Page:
What does it take to bring the imagination of one child to life on the big screen? J.A. Bayona has the answer and offers it up in the utterly heartbreaking, completely devastating, totally brilliant “A Monster Calls.”
Written by Patrick Ness and based on his book (which in turn was inspired by an idea from Siobhan Dowd), “A Monster Calls” is the story of 12-year-old Conor (Lewis MacDougall), and his coming to grips with his mother’s illness. Played by Felicity Jones, Conor’s mom is suffering from cancer while Conor’s dad (Toby Kebbell), is off in America with his new wife and Conor’s half-sister. Conor’s grandmother (Sigourney Weaver) is around to help her grandson, but they don’t particularly see eye-to-eye.
As might be expected for a child in this situation, Conor suffers from nightmares. Conor believes that a yew tree in the graveyard he can see from his room is a monster and comes alive to tell him stories (the tree is voiced by Liam Neeson, as all monstrous trees should be). Conor doesn’t quite get that these stories are relevant to his world, but the audience does and as Conor’s mother grows ever more ill, he sinks further into this alternate relate where he talks with the monster.
The movie is one of those rare occurrences in filmmaking where the audience is not simply treated to a great tale, but rather treated to a great tale that told wonderfully. The movie switches to animation for the monster’s stories, and it is a nearly seamless transition – one moment Conor is there in his room, then he is being held by a massive tree, then a story is unfolding in the most perfect CGI rendition of watercolor paintings one could want. It is outstanding. Actually, it’s slightly better than the monster himself who, once or twice, doesn’t blend in with the “real” world quite as well as he ought.
Coming of age stories are nothing new in our world, and if one is looking to classify “A Monster Calls,” it certainly fits squarely into that genre, but somewhere down the line it may come to represent the genre. “A Monster Calls” is offered to audiences with such an incredible sense of life and the horrors of growing up and the love between parents, children, and grandparents that it emotionally lays waste to those watching in the same way that Conor and the monster lay waste to their world.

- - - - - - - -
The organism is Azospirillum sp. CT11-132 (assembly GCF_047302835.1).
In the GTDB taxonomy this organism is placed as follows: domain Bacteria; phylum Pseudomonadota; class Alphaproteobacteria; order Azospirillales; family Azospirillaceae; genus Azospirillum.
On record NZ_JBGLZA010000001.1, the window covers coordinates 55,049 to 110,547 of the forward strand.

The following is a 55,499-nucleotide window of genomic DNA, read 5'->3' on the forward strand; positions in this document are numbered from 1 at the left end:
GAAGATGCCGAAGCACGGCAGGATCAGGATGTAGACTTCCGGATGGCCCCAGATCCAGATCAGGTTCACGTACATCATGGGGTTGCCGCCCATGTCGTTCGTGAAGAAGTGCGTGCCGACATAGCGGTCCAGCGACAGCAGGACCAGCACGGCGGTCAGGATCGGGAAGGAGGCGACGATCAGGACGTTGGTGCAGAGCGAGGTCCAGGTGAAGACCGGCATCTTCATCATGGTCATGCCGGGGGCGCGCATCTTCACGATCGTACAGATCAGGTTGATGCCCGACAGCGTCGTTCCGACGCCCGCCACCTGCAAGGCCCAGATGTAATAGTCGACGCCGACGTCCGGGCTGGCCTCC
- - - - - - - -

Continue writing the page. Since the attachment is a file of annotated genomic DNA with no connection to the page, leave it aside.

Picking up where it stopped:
“A Monster Calls” is a movie that fires on all cylinders, doing nearly everything in perfect fashion. If one is to nitpick, I have some questions about whether Sigourney Weaver is attempting to do an accent in the film, but the honest truth is that the movie is so incredibly powerful and so beautifully rendered that even that falls by the wayside. After watching it, the first stop many will take is to the bookstore to pick up Ness’ work (or to their phone to get it digitally).
One of the things I’ve wrestled with following the film is its appropriateness for my daughter (age 10.5 currently). She loves movies and this is an incredible one featuring a child roughly her age at its center. She loves Tim Burton’s adaptation of “Miss Peregrine” and I think no small part of that is the movie’s young leads. I was not satisfied with that film however and want to show her a more impressive movie with a lead closer in age to her than a typical film. On the other hand, I wonder if it would terrify her.
Rated PG-13, “A Monster Calls” is not a movie for the faint of heart. It is not a movie for those easily scared by monsters nor is it a movie for those scared by loss. Felicity Jones’ portrayal (including hair, make-up, and wardrobe), is perfectly true and all the more heart-wrenching for it. My daughter wouldn’t know just how accurate that aspect is, but she would see in Conor someone her age who, with an admittedly a brilliant imagination as a coping mechanism, is still having trouble dealing with a life-changing loss.
For a slightly older crowd, however, “A Monster Calls” is a movie not to be missed. It is beautiful and heartbreaking and the reason we go to the theater.
photo credit: Focus Features